The Fatality Analysis Reporting System (FARS) is a yearly published dataset from the US National Highway Traffic Safety Administration (NHTSA) that lists all reported traffic accident fatalities in the country along with a series of associated data, such as weather conditions, types of vehicles involved and whether there were drunk drivers.
1. Data cleanup:
The cleanup was quite easy and most of the code looks something like this:
accident.short <- subset(accident.short, !(CITY == 0000 | CITY == 9997 | CITY == 9898 | CITY == 9999))
In this case, all elements from the CITY variable that were 000, 9997, etc were removed because they represent incomplete or unknown data according to the FARS User Manual.
2. Asking the right questions:
Out of the +35K reported incidents, I was left with about half of that amount after the data cleanup. If you took a look at the User Manual then you'd realize that the report is actually quite large, and beyond the basic statistically relevant questions (which are actually answered here), there's a lot of narratives that can be explored, for example:
- What's the drunk-sober incident ratio?
- Is there a correlation between weather conditions and incidents? What types of weather are more prone to cause incidents?
- Is one time of the year "deadlier" than others?
- Can we look at a daily trend? What about a monthly trend?
- What types of vehicles are more frequently involved in incidents?
- What types of roads are more dangerous?
- Are some states more deadly? Could this have to do with specific state laws?
The list can go on and on, and it's really a matter of deciding what kind of stories we want to tell with this data. So far I've been trying to visually answer some of these questions.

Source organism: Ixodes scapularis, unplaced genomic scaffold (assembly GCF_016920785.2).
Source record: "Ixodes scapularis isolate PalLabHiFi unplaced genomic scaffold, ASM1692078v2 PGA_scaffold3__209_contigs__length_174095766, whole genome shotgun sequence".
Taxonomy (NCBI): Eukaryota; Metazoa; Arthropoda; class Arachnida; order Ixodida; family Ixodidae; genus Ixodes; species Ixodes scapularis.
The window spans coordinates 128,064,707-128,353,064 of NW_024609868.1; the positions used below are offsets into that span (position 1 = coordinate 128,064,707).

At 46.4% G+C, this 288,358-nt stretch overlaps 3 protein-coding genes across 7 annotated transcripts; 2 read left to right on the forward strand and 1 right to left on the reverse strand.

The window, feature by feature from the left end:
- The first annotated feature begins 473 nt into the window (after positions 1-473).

This is an early-stage screenshot of a daily view of fatalities for all of 2015:
It's difficult to see a trend here, but I like the aesthetics of the line because it looks like a heartbeat signature, and that can be tied to a self explanatory metaphor.
Thinking about how to further explore the data, it seemed that using a scroll to dispatch events and load new data could be a good approach. I had never used scroll libraries but it was suggested that I use scrollMagic, which I must say was a bit difficult to understand and implement at first whilst using d3. I still have issues dispatching events when scrolling back up, because the SVG elements don't transition smoothly.
The picture right above shows a cleaner version of the visualization, with nicer looking axes and a better narrative. It's also easier to see the trend in fatalities, where August is the month where more people died according to the data.
This other view shows a disaggregation of incidents by type of weather (only 4 types shown here). Interestingly enough, clear weather conditions are by far the most prevalent conditions for incidents, although as expected, there's a small peak during the winter and transition months for rain and snow.
3. Some technical aspects
I've been also enjoying this project because it's been a technical challenge. It has made me feel more comfortable using d3.js, learning the new syntax for v4, and also managing some important programming practices. For instance, I created separate modules with functions that handle the data transformation. Other small details like rescaling SVG paths from daily to monthly data points, posed some unexpected difficulties. To look deeper into my code you can check the repo here, and a live demo here.
4. Final thoughts